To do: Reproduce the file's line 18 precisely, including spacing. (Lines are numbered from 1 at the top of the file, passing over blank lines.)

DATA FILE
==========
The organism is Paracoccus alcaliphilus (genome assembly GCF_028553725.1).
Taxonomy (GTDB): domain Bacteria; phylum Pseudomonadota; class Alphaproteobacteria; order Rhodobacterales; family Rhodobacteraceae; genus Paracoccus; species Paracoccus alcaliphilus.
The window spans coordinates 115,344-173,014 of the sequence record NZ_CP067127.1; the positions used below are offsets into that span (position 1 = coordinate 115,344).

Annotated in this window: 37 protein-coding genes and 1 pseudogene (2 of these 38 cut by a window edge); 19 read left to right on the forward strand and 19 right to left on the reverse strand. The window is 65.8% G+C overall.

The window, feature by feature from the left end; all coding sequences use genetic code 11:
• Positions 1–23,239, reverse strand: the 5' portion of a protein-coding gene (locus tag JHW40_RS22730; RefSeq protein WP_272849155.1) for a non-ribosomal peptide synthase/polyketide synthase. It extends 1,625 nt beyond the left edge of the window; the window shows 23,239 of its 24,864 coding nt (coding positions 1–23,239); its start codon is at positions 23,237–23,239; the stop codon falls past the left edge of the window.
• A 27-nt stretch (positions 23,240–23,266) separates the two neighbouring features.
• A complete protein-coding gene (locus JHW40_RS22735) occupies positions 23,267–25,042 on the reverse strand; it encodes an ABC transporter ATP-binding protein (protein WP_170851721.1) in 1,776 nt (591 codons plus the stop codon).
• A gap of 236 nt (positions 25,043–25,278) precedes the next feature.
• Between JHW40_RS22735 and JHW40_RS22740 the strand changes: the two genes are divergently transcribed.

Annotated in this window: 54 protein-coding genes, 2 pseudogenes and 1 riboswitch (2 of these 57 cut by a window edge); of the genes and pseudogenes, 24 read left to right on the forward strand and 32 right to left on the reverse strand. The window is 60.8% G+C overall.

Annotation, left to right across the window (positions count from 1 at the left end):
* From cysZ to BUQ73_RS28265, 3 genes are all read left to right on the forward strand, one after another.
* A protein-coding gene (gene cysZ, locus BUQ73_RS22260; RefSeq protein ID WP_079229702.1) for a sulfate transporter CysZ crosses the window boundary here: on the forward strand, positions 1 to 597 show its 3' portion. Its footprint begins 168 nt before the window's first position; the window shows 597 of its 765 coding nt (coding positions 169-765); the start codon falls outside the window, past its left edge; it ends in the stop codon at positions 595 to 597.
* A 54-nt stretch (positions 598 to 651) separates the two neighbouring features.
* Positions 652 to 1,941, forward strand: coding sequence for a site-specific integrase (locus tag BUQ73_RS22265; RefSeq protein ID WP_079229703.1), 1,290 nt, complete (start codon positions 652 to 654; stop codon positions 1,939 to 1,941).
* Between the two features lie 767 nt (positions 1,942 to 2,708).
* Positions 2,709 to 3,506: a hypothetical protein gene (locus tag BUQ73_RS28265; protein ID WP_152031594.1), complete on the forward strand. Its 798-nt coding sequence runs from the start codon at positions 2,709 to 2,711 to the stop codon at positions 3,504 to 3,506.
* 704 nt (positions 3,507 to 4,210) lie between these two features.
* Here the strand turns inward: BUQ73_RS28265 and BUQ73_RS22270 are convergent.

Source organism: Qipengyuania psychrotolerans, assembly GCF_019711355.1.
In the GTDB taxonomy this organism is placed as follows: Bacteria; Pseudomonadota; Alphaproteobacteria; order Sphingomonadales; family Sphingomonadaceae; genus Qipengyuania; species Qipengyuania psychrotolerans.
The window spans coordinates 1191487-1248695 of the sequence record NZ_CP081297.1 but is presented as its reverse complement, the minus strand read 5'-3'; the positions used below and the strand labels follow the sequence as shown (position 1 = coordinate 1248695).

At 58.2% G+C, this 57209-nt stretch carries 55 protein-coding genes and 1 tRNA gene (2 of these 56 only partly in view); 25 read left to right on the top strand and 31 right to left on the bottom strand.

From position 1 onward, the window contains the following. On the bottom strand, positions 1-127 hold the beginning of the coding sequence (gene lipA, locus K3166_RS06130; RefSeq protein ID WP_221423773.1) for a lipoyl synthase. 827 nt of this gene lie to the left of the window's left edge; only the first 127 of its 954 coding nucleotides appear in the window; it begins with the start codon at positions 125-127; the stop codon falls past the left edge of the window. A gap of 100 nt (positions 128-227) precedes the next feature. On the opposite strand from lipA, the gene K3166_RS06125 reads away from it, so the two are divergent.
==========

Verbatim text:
* Positions 2,709 to 3,506: a hypothetical protein gene (locus tag BUQ73_RS28265; protein ID WP_152031594.1), complete on the forward strand. Its 798-nt coding sequence runs from the start codon at positions 2,709 to 2,711 to the stop codon at positions 3,504 to 3,506.